Most teachers enter the field of education because they want to help students grow and learn and find themselves and fulfillment in their future. As part of that process, most teachers are eager to build relationships and provide assistance to receptive pupils who are eager to benefit from mentoring.
However, teachers have to protect themselves from anything that might be seen as being an inappropriate relationship with a student. When a teacher spends too much time outside the classroom with one specific student, that starts to become risky for the teacher. When a student becomes so dependent that s/he can't function without the constant support of one specific teacher, that contradicts the goal of the teacher's efforts.
While your attachment to this teacher may be perfectly innocent, it is not healthy for either you or the teacher.
I think the most important thing is to realize that your teacher's relationship with you is and has to be professional. That doesn't mean a teacher can't be a mentor and someone you look up to personally. A good teacher can stay professional while helping students in aspects of life beyond the classroom, i.e. college decisions, character issues, etc. I think it's perfectly okay to have sadness about the thought of not having a teacher in your life if that person has greatly influenced you. It's okay to let that person know how important he/she is to you and the impact they have had on your life, as long as you are aware that professionalism is the utmost important thing to uphold in your relationship.
I agree with the above posts, and I would only like to add that if you continue to meet with this teachers, you need to do a few things to protect not only yourself, but also this teacher.
1) Make sure that your parents are aware of this friendly, mentoring relationship (if in fact that's what it is...).
2) Limit the amount of correspondence by phone, email, letters, or messaging (text or Facebook) to only what's necessary to arrange the meetings.
3) Only meet in public places, and provide your own transportation.
Even if the relationship that you and this teacher have is completely healthy (I can't presume to know), many teaches have had their careers ended because someone or something has cast the suspicion of inappropriate conduct their way.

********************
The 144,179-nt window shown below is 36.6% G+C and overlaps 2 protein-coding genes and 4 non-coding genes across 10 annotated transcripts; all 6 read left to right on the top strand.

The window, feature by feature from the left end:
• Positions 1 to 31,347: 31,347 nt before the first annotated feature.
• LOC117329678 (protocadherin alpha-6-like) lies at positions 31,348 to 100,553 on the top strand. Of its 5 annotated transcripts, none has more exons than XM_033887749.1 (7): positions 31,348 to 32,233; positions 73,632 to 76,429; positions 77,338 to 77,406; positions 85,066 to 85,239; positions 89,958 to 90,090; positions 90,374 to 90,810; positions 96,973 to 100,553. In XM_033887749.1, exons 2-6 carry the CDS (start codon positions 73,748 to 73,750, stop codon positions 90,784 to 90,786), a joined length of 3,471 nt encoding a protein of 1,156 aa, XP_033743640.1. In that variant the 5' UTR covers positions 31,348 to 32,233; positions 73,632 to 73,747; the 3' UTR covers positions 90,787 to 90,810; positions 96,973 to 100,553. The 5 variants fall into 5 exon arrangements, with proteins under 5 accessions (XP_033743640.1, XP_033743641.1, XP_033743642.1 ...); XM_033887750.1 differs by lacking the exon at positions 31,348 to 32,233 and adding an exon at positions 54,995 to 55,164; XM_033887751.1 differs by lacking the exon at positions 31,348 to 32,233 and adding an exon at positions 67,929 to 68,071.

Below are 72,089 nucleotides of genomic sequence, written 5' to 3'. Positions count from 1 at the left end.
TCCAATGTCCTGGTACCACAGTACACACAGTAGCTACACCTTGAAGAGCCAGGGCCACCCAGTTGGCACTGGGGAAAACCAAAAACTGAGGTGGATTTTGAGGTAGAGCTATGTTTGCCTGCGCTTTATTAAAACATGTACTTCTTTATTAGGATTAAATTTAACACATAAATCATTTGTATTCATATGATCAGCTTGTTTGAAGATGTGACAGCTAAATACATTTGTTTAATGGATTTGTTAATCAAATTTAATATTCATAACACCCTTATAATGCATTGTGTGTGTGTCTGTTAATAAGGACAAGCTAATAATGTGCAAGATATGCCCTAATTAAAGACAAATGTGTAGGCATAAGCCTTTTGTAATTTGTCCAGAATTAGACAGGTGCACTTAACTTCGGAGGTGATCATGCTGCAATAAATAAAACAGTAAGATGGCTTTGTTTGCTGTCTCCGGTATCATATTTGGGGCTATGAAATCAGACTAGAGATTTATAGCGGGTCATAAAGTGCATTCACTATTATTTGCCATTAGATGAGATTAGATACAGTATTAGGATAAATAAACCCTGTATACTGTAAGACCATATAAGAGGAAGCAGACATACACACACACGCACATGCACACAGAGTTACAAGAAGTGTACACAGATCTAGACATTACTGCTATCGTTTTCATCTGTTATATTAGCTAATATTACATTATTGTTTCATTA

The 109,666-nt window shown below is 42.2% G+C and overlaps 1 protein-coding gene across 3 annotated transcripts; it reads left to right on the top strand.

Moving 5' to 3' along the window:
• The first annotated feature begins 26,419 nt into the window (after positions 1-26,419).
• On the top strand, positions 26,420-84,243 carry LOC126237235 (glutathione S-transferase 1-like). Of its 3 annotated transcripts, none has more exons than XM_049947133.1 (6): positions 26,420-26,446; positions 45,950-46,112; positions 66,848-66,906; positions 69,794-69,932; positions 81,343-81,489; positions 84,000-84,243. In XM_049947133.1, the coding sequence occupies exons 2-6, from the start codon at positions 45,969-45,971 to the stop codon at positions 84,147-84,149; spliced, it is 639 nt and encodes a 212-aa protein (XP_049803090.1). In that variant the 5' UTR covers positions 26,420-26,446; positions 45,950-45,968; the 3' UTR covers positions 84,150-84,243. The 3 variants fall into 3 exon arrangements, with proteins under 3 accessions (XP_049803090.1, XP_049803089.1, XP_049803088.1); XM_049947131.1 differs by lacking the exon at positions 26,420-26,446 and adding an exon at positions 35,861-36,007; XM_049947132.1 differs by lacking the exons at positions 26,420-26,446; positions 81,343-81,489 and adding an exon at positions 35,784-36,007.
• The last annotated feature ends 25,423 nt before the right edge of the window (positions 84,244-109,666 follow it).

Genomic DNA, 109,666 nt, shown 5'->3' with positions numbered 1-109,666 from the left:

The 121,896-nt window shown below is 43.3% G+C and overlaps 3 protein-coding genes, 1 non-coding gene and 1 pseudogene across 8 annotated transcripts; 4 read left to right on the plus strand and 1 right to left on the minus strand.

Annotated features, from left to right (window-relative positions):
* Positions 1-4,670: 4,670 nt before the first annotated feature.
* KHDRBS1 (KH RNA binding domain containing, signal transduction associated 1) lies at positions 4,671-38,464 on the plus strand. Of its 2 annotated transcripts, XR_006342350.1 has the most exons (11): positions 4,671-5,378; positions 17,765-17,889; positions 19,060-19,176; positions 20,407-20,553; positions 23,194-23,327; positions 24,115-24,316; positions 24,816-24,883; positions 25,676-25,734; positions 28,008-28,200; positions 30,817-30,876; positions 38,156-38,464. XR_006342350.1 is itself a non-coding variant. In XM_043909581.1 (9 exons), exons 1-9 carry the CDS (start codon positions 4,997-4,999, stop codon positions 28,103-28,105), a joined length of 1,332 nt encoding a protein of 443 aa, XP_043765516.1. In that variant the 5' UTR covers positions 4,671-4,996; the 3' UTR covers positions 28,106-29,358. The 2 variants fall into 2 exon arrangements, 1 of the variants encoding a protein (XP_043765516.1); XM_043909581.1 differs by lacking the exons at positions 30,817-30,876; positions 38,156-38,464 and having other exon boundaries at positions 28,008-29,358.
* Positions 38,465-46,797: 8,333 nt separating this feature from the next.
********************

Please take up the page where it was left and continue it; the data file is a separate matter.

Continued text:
I have to admit that this is one of the things which frighten teachers. There is such a fine line between what is appropriate and what is not appropriate that many teachers tend to flee towards the side which no one can assume is wrong.
That being said, from how it sounds to me, is that you are having these feelings because someone took an interest in your well-being. If this is the case, the emotions you are having are normal. Unfortunately, these feelings have a cost--either to the teacher or the student. The student may take things too far, admitting their feelings, and be shut down by the teacher. This would force the student to, again, feel as though no one cares. On the other hand, the teacher may begin to feel as if the student has feelings for them and begin to change their behavior toward the student (which either makes the student try harder out of fear or embarrass the student because the teacher misread their own feelings about what was/is going on).
Regardless, I think that you need to evaluate your own feelings. If you are having romantic thoughts about the teacher, and you do care about them as a person, you need to back off. You could be putting the teacher's career at stake. On the other hand, if you are simply in the "relationship" because they are concerned for your well-being, and you understand that, it would seem to be healthy.
Please remember that this is a very sensitive subject for both sides and that I am simply offering my opinion as an educator and not a psychologist/psychiatrist.
This doesn't (in my opinion) sound very healthy. I notice that you are trying not to tell whether the teacher is male or female, but at one point you say "her." If this is not a romantic feeling that you have, why try to conceal the sex of the teacher?
Anyway, it's perfectly normal to like one or more of your teachers. It's even normal to have crushes on one or more teachers. But it sounds to me like you're taking it too far. I don't think it's good for you to have so much of your emotions wrapped up in a person who is so much older than you.
I'm suffering from the same frustration and I can understand your feelings very well. I've also posted something kindly also read and reply for that I'm waiting. I posted because I thought this is the best way to get out of this frustration.
according to me the relationship between a teacher and a student is always healthy if they hada respectful mind towards each other.
I assume there is a massive age difference. It's fine to socialise with any person who know, teacher or not in my opinion. But I agree with the posts above. Keep it limited to only a 'friendship'. Limit the amount of correspondance, and try not to befriend them on Facebook/Twitter etc.
But ultimately, it comes down to you. Are you comfortable with what you are doing? Are you parents comfortable? If so, then do what you think is best.